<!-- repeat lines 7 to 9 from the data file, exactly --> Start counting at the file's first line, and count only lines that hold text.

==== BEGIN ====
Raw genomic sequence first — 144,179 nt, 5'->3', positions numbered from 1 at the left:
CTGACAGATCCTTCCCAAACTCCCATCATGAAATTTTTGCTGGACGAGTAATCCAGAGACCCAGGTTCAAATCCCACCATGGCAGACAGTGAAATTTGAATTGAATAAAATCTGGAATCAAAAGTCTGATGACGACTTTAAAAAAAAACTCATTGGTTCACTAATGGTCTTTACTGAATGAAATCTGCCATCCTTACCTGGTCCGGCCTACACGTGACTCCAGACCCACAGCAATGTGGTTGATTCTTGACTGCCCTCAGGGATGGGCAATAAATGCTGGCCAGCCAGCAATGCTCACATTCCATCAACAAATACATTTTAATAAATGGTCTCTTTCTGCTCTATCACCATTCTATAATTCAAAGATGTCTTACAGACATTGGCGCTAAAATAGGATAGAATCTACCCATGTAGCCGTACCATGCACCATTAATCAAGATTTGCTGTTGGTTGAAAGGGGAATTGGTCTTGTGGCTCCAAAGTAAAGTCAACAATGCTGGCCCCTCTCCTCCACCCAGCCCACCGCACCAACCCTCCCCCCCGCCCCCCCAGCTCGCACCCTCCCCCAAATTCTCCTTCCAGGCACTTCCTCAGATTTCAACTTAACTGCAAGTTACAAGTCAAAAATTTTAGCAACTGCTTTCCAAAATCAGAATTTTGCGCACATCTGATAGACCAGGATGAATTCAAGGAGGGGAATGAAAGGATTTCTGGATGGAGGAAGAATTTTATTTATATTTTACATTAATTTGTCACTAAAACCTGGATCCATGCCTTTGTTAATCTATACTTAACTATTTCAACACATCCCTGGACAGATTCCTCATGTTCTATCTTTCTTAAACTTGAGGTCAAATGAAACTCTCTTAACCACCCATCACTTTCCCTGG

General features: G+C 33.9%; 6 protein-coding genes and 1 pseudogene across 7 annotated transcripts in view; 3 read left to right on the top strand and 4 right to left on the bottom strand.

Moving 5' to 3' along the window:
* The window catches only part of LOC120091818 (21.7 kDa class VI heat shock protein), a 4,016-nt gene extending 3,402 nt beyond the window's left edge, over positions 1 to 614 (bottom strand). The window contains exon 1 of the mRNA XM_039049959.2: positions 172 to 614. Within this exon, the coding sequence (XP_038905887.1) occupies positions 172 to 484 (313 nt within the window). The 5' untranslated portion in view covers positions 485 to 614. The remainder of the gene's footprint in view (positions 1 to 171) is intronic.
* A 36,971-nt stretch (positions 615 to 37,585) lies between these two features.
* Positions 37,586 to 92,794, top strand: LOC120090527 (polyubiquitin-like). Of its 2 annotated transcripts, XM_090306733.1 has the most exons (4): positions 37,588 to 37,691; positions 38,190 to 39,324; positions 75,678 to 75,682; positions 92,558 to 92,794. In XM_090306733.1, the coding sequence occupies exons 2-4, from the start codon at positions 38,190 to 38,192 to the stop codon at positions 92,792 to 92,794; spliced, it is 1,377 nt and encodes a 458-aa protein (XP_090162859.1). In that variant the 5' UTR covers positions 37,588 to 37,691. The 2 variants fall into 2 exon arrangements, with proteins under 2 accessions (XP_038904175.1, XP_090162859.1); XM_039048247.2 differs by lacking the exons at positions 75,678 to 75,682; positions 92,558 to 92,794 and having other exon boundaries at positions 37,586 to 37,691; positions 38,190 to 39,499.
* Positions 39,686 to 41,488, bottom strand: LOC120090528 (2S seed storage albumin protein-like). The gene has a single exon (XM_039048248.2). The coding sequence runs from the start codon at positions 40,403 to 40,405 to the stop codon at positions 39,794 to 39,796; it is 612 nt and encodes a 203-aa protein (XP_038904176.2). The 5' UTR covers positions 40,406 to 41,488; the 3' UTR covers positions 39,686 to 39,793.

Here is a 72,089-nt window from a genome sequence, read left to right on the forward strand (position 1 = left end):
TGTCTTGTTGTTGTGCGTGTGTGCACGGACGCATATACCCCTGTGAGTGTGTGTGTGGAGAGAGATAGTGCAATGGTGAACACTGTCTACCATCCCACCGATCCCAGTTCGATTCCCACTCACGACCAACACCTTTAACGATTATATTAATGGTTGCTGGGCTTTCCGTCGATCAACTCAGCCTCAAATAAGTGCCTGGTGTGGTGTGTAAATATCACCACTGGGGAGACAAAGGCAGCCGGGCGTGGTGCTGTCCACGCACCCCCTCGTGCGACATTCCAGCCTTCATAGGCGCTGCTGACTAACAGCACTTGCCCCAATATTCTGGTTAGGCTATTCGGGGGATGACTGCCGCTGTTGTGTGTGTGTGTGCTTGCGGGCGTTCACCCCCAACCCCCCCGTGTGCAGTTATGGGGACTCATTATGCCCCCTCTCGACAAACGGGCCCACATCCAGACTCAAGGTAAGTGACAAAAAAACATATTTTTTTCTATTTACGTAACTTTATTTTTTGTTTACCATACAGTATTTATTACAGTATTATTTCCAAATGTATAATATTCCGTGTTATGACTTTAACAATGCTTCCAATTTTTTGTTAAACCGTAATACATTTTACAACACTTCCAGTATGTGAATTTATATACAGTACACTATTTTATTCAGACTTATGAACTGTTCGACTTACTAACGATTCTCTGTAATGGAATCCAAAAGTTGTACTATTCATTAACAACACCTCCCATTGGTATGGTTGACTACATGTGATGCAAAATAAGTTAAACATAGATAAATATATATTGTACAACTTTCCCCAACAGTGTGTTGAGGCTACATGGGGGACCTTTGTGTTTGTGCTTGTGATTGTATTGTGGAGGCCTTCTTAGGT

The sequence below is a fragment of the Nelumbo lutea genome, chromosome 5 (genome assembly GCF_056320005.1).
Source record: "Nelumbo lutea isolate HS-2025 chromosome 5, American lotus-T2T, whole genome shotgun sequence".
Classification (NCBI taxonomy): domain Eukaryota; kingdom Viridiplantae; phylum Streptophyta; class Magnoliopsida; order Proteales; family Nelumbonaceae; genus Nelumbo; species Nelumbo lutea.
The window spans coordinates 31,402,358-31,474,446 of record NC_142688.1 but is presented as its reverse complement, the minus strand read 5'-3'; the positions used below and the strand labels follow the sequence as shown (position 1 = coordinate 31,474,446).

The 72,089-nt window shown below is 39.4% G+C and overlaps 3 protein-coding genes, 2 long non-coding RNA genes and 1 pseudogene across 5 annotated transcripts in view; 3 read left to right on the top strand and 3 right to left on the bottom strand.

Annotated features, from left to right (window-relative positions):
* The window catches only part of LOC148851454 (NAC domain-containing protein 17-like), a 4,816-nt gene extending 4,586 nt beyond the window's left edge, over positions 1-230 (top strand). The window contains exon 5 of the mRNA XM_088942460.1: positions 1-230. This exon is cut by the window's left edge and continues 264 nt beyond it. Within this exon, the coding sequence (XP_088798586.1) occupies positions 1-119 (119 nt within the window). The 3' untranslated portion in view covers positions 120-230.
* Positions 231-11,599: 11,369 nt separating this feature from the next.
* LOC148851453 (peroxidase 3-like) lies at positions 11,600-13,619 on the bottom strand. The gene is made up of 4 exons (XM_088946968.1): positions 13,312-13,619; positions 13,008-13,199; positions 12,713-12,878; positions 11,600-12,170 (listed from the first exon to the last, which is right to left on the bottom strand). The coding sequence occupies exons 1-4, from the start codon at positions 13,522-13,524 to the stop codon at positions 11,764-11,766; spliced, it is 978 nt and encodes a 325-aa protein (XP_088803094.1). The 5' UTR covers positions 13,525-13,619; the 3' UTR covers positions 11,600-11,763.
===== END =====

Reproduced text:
* Positions 37,586 to 92,794, top strand: LOC120090527 (polyubiquitin-like). Of its 2 annotated transcripts, XM_090306733.1 has the most exons (4): positions 37,588 to 37,691; positions 38,190 to 39,324; positions 75,678 to 75,682; positions 92,558 to 92,794. In XM_090306733.1, the coding sequence occupies exons 2-4, from the start codon at positions 38,190 to 38,192 to the stop codon at positions 92,792 to 92,794; spliced, it is 1,377 nt and encodes a 458-aa protein (XP_090162859.1). In that variant the 5' UTR covers positions 37,588 to 37,691. The 2 variants fall into 2 exon arrangements, with proteins under 2 accessions (XP_038904175.1, XP_090162859.1); XM_039048247.2 differs by lacking the exons at positions 75,678 to 75,682; positions 92,558 to 92,794 and having other exon boundaries at positions 37,586 to 37,691; positions 38,190 to 39,499.
* Positions 39,686 to 41,488, bottom strand: LOC120090528 (2S seed storage albumin protein-like). The gene has a single exon (XM_039048248.2). The coding sequence runs from the start codon at positions 40,403 to 40,405 to the stop codon at positions 39,794 to 39,796; it is 612 nt and encodes a 203-aa protein (XP_038904176.2). The 5' UTR covers positions 40,406 to 41,488; the 3' UTR covers positions 39,686 to 39,793.

Here is a 72,089-nt window from a genome sequence, read left to right on the forward strand (position 1 = left end):